Posted by: lknight
Posted on: 1/22/2009 at 8:28 PM
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Atmospheric Perspective with Acrylics

One of the problems with painting in acrylics as opposed to watercolor is that it can be difficult to make your backgrounds appear to be distant (atmospheric perspective).  Items in the distance need to be somewhat out of focus, bluish, and show lower contrast than the foreground objects.  What I do is paint the background with somewhat thinner paint (mixed with medium) then when the rest of the painting is complete add several thin glazes of light blue thinned greatly with medium and water (containing acrylic flow release or just water with a tad of Spic and Span).  This adds the bluish tint and reduces the contrast in the background. 


Posted by: lknight
Posted on: 1/15/2009 at 8:01 AM
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Reference Photos

Most of us use reference photos in making realistic landscape paintings.  Although making an exact copy of a reference photo really contributes nothing to the art world, a well composed reference photo can save you a lot of time composing the painting.  Take a little extra time with your reference photos to get the composition right.  Maybe you will still have to move a bush or rock and add a few things but it it will save lots of grief later when your painting doesn't have much appeal because of poor composition.  Digital cameras really make this a simple process so you can take several "well composed" shots of your subject from which to select the best composition as a starting point. 

 


Posted by: lknight
Posted on: 1/14/2009 at 10:18 AM
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Harvey

Harvey was a wild peacock who arrived in our neighborhood in August 2005 along with his bride, Henrietta.  The two remained in the area feeding off the seeds they could find, sunflower seeds we had put out and other food by various neighbors.  They didn't seem to care whether it rained or snowed preferring to stay in the area and roost in the tall douglas fir trees.  Henrietta and Harvey quit getting along in mid summer 2006 and she left.  Harvey stayed on enjoying the easy life he had here.  In Spring 2008 while he was pumped up and aggressive he took on a passing car and lost.  During his stay he had become sufficiently domesticated to come when he was called for food and would eat out of our hands.  His entire time here he was a free bird, and his own bird.  We all miss him, even his springtime "YEOWs" in the middle of the night. His portrait while resting on our deck rail is a 22x28-inch acrylic on watercolor paper.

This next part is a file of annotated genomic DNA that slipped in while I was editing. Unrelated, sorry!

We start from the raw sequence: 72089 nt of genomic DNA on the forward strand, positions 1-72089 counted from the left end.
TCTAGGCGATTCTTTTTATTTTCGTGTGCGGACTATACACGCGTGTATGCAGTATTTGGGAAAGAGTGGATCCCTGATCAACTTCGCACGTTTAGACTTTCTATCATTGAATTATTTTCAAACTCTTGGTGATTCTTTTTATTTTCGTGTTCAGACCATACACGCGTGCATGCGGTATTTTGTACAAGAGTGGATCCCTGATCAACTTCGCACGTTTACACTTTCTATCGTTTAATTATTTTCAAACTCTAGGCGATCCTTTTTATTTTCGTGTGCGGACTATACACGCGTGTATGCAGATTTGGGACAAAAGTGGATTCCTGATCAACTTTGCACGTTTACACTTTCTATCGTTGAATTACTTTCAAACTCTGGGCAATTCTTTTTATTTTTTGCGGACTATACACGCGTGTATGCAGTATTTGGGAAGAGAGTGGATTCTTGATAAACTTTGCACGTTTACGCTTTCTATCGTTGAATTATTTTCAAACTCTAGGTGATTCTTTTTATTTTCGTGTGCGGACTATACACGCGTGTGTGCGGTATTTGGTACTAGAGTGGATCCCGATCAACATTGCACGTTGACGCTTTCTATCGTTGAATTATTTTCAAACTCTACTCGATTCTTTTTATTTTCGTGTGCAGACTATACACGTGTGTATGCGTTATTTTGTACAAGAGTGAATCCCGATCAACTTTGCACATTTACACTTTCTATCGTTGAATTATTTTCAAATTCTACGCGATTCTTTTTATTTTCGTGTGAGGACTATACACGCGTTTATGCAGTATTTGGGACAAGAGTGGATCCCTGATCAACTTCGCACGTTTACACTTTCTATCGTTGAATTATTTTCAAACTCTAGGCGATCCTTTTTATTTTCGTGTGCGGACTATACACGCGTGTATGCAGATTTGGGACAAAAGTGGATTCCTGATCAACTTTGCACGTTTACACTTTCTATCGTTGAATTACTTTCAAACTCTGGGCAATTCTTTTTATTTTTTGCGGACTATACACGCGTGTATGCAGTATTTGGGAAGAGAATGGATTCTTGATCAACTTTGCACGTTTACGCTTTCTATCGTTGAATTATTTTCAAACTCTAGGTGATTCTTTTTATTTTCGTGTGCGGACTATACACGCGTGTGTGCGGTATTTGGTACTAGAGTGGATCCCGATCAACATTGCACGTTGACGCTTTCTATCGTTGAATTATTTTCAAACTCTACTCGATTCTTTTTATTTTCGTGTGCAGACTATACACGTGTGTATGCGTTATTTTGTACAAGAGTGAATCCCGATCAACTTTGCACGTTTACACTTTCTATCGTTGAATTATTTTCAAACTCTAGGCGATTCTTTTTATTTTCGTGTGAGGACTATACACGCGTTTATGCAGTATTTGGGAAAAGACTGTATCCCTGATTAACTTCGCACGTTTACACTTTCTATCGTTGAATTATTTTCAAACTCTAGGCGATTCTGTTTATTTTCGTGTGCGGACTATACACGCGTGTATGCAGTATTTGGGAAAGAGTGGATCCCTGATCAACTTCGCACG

Posted by: lknight
Posted on: 1/10/2009 at 11:27 AM
Categories: Portraits
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Low Cost Acrylic Flow Release

A low cost subsitute for acrylic flow release is to use a pinch of Spic and Span in a glass of water.  This is a surfactant like flow release which reduces the surface tension of water allowing the acrylic paint to spread evenly and wet the painting surface.

 


Posted by: lknight
Posted on: 1/4/2009 at 9:41 AM
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Petey

Ralph and Sue rescued Petey from the animal shelter two years ago.  When he arrived home Petey was a scrawny, scared little Yorkie who had been abused.  The little guy didn't know how to play and was frightened by any sudden movement.  Now he has developed a round belly and runs to get a toy when Ralph comes home from work.  His portrait is a 20 x 24-inch acrylic on canvas. 

 


Posted by: lknight
Posted on: 1/4/2009 at 9:18 AM
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Acrylic mixing cups

Typically I use a flat metallic pan with a piece of greaseless baking paper over damp paper towel as a palette. This works great for mixing small amounts of acrylics but doesn't allow enough space or provide containment for larger quantities.   For large mixes I use styrofom egg cartons.  These are pure white, washable and do not absorb water based paint like the paper ones.  Just  spray the paint with a water mist then cover with foil to keep several days.  I usually cut the cartons into sets of 6 cups each to make a size that is more convenient to work with.


Posted by: lknight
Posted on: 12/22/2008 at 3:57 PM
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Prince - Tale of a dog

Prince's story began in 1996 when Steve brought him home as a frisky puppy for Dori on her birthday.  He was a lively little guy with huge feet that foretold how big this dalmatian puppy would grow to be.  As with most pups, Prince performed his fair share of messing on the floor and chewing the leather furniture, as well as harrassing the two cats whose home was here before Prince arrived.  Over the years Prince was a great companion and protector who loved to go for walks in the evening near his Arizona home.  Like most people who have dogs Steve and Dori considered Prince to be one of the family and their "child".

In November 2008, Prince passed on at a ripe old age of nearly 12 years.  As a rememberance of Prince I painted a portrait, 20 x 24 inch acrylic on canvas.  Hopefully this will help Steve and Dori deal with the loss of their best friend. 

 


Posted by: lknight
Posted on: 12/20/2008 at 11:11 AM